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Vai: An Interview with Nicole Whippy
Vai is a shimmering kaleidoscope of a film, a poetic exploration of womanhood from the perspective of nine Pasifika female filmmakers. Utilising a portmanteau format inherited from 2017’s Waru, the film observes the life of a single woman refracted by eight distinct cultural lenses, celebrating the common experiences between Pacific Island countries while highlighting their idiosyncrasies.
Nicole Whippy directs the opening story of the film (co-written by her sister, Sharon Whippy), a vibrant portrait of a seven-year-old Fijian girl about to be taken from her homeland.
2019 MIFF Critics Campus participant Jamie Tram spoke to Nicole about personal storytelling, connecting across cultural boundaries, and the complexities of filming such a unique project.
A scene from Vai
As someone who was born in Suva and grew up in NZ, how much of yourselves did you and your sister, Sharon, impart on this story?
That little Vai that you’re seeing is based on my sister, while the grandmother and my mother is based off our grandmother and mother. We were really aware that we didn’t live in Fiji, and yet we were asked to put up a story about Fiji. We had to take that into consideration when we committed to the film, so we decided to just go from our own experience. We didn’t want to feel like we were telling someone else’s story. Because we were first-time filmmakers with tight time constraints (one day of rehearsal, one day to shoot), we had to have our story really locked down. So it felt right to find a story that absolutely connected to us.
We actually filmed in our childhood home that we hadn’t owned for like 20 years. I tracked down the house, and somehow, we happened to be in Fiji at the exact right moment. We met the owner, who told us that he’d just lost his tenants, so it’d be easy to use the house. It really felt like it was meant to be.
I found the personal touches in the film to be quite extraordinary. Despite being based on your own grandmother, I think it’s interesting how I saw so much of my own grandmother in her stubbornness and tenderness.
That’s what I love; so many people have said that about the grandmother, from all around the world. The guy who did the post-production sound on the film sat with me, and he cried, because he felt like he was watching his grandmother even to the point where he thought she looked like her. We’re all so closely connected. We did a talk at The University of Melbourne and those were the things coming from the students, students who had arrived in Australia as children, taken from wherever they were from and having to assimilate into Australian culture, and they really connected with trying to navigate the space that me and my sister have been trying to navigate our whole lives. So I love the way it connected with so many people. That’s exactly what we were intending to do.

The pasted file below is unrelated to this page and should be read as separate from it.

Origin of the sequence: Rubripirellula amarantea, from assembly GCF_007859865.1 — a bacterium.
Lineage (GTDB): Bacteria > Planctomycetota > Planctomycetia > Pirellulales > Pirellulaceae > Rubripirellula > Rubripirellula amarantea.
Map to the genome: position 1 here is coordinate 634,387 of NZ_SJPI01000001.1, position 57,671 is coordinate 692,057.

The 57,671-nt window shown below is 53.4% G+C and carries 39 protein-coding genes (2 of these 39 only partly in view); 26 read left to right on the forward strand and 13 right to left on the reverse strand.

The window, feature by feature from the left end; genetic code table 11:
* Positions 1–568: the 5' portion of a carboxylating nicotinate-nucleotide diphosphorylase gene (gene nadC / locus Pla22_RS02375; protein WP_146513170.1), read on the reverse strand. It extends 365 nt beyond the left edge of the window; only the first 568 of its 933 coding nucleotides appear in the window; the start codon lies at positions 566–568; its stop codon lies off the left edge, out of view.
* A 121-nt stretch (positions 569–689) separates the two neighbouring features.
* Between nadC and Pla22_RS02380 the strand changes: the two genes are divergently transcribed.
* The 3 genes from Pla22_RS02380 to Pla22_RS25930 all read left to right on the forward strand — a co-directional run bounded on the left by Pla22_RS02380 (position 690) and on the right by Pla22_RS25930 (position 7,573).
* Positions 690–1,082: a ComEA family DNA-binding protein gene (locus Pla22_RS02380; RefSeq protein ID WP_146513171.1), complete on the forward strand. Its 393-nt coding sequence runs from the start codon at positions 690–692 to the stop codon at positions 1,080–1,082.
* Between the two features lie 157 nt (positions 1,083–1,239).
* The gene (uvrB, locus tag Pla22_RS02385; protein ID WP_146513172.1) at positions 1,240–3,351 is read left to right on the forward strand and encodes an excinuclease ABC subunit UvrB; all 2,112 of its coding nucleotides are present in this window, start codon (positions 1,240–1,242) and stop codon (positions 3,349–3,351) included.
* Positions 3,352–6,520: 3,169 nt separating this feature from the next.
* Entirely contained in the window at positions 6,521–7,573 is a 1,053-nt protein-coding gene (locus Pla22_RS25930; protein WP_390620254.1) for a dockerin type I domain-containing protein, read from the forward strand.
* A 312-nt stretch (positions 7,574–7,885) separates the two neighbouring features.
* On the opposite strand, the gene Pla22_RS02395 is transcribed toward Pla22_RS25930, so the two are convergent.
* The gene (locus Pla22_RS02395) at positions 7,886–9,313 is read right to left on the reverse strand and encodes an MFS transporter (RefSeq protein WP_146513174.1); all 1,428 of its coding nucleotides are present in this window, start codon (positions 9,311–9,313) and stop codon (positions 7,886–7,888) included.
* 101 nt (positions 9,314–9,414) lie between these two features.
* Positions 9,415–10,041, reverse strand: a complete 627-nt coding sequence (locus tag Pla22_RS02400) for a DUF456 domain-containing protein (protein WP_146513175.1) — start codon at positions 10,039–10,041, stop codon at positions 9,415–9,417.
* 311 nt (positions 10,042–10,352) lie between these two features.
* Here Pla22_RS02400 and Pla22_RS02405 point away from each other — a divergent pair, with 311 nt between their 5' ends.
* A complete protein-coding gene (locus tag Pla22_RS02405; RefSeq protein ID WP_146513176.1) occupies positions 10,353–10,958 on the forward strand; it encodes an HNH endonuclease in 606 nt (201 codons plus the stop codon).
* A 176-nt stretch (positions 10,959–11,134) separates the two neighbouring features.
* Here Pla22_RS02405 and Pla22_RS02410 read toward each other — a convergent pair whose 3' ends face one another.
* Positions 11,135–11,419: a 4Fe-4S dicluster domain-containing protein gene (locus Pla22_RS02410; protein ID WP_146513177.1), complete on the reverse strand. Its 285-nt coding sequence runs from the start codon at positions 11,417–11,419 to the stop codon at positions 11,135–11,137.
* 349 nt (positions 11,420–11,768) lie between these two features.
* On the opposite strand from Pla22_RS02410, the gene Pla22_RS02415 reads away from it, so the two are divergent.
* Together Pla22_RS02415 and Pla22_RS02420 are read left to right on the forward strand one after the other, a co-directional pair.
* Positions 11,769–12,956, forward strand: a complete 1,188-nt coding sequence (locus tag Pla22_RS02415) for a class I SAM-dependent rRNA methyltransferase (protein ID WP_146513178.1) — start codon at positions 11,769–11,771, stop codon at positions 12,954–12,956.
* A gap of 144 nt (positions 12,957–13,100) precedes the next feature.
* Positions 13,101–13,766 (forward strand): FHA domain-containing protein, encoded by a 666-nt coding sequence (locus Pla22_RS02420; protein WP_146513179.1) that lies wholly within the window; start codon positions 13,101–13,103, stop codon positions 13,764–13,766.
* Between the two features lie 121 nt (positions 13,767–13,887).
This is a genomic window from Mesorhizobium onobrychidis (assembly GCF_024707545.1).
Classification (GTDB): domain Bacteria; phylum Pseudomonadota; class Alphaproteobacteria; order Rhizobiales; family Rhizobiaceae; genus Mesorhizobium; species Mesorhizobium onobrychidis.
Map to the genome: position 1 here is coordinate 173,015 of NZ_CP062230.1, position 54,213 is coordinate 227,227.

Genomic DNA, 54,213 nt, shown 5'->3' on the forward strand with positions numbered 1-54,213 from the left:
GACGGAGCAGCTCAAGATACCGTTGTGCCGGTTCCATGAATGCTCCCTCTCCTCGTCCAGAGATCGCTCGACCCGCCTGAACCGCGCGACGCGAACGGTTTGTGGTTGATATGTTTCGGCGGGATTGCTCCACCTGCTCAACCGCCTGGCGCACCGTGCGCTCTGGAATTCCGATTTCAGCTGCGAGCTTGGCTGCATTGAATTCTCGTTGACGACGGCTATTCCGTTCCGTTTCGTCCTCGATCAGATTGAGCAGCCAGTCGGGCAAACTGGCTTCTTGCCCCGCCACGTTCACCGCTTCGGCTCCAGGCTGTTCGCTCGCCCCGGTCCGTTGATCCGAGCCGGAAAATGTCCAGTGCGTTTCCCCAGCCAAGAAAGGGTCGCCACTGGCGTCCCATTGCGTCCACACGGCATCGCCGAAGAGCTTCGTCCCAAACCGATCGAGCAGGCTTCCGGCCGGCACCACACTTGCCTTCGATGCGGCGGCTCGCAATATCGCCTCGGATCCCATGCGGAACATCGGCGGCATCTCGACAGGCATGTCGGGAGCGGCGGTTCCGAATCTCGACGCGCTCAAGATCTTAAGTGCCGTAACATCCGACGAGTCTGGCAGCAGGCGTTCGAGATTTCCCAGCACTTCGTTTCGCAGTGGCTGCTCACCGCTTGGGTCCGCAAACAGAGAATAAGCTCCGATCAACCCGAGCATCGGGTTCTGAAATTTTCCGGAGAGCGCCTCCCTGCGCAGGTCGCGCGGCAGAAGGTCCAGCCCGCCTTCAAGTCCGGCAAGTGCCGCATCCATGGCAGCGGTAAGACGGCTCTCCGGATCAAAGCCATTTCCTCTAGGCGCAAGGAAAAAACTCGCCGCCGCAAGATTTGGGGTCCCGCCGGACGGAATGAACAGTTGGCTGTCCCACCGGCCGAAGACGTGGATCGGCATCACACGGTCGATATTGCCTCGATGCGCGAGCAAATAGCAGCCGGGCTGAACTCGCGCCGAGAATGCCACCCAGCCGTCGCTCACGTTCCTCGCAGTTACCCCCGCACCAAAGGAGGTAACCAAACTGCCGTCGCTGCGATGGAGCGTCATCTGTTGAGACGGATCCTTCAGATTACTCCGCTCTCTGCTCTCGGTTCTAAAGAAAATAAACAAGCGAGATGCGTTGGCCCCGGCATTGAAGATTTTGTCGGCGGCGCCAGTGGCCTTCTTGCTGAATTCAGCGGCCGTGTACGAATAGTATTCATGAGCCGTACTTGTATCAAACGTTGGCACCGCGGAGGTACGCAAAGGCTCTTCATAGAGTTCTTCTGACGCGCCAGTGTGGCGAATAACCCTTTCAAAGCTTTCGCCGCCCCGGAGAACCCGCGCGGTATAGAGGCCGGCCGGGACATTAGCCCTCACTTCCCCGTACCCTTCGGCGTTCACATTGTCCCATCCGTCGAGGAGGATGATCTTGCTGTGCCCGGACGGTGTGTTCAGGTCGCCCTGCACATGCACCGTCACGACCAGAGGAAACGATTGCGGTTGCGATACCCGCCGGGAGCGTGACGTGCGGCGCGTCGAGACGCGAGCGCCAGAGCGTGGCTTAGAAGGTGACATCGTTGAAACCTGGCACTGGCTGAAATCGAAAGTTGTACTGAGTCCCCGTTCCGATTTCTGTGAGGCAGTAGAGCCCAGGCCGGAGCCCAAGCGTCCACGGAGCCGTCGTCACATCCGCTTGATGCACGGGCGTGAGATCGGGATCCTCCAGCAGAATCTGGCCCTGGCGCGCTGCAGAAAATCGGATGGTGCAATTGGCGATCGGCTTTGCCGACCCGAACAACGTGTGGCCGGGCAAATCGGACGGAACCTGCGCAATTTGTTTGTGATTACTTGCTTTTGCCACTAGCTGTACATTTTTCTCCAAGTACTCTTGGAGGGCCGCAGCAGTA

A scene from Vai
As a first-time director, how did you approach the task of contributing to Vai?
Initially I said ‘no’ to doing the film when our producers Kiel and Kerry asked, because I was so used to telling other people’s stories. Until the opportunity came up, I never realised how much I did want to speak up, how much I did want to tell my story. It was fear that initially made me say no, it was fear of being made to represent Fiji when I didn’t live there. The one thing I knew that I had behind me was all my experience on set, with twenty-five years in film and TV, as well as theatre.
As an actor, I’ve realised how important preparation is as I’ve gotten older; it’s more important than everything. You prep, prep, prep, then you kinda throw it all away to perform. And it was kinda the same thing that I did for Vai; having the lived experience, it felt like I knew every breath of that piece, so preparing that wasn’t hard for me. And working with actors isn’t hard for me. I run my own acting school, that was something I already had on my side. I wasn’t scared of taking on the children.
So how did you tackle the challenge of filming a complex 10-minute long take with a cast of untrained actors, and featuring a small child in the lead role?
I had a couple sessions with a very good friend, [well-known New Zealand actor and acting coach] Miranda Harcourt . We discussed ways to get the children to bond really quickly with myself and with each other in the time constraints that I had. We also invited the cast to come stay with us, so we ate together, and we just spent a good couple days together leading up to the shoot. It was just about getting that little girl (Ro Mereani Adi Tuimatanisiga, who plays Vai) to trust me, and for me to trust her. On the day, we did eighteen takes, and I think I ended up going with take fifteen. She’s pretty outstanding for a seven-year-old child.